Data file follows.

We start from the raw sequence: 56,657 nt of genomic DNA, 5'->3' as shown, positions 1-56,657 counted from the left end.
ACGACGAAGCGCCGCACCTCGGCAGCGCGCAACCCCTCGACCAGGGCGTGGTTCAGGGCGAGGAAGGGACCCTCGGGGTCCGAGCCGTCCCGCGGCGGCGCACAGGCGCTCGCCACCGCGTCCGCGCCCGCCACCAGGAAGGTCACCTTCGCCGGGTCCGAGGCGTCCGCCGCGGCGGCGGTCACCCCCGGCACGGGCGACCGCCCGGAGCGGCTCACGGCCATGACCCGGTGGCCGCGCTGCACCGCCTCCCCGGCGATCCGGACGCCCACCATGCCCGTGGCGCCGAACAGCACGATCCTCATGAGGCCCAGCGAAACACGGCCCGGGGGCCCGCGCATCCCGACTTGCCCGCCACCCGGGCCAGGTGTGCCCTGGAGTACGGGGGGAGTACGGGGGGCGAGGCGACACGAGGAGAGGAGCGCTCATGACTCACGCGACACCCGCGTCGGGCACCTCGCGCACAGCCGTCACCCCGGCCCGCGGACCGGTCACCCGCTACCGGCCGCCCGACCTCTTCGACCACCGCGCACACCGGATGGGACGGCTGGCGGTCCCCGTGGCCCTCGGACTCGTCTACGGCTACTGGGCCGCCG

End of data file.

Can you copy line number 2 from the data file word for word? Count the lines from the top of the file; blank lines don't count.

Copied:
ACGACGAAGCGCCGCACCTCGGCAGCGCGCAACCCCTCGACCAGGGCGTGGTTCAGGGCGAGGAAGGGACCCTCGGGGTCCGAGCCGTCCCGCGGCGGCGCACAGGCGCTCGCCACCGCGTCCGCGCCCGCCACCAGGAAGGTCACCTTCGCCGGGTCCGAGGCGTCCGCCGCGGCGGCGGTCACCCCCGGCACGGGCGACCGCCCGGAGCGGCTCACGGCCATGACCCGGTGGCCGCGCTGCACCGCCTCCCCGGCGATCCGGACGCCCACCATGCCCGTGGCGCCGAACAGCACGATCCTCATGAGGCCCAGCGAAACACGGCCCGGGGGCCCGCGCATCCCGACTTGCCCGCCACCCGGGCCAGGTGTGCCCTGGAGTACGGGGGGAGTACGGGGGGCGAGGCGACACGAGGAGAGGAGCGCTCATGACTCACGCGACACCCGCGTCGGGCACCTCGCGCACAGCCGTCACCCCGGCCCGCGGACCGGTCACCCGCTACCGGCCGCCCGACCTCTTCGACCACCGCGCACACCGGATGGGACGGCTGGCGGTCCCCGTGGCCCTCGGACTCGTCTACGGCTACTGGGCCGCCG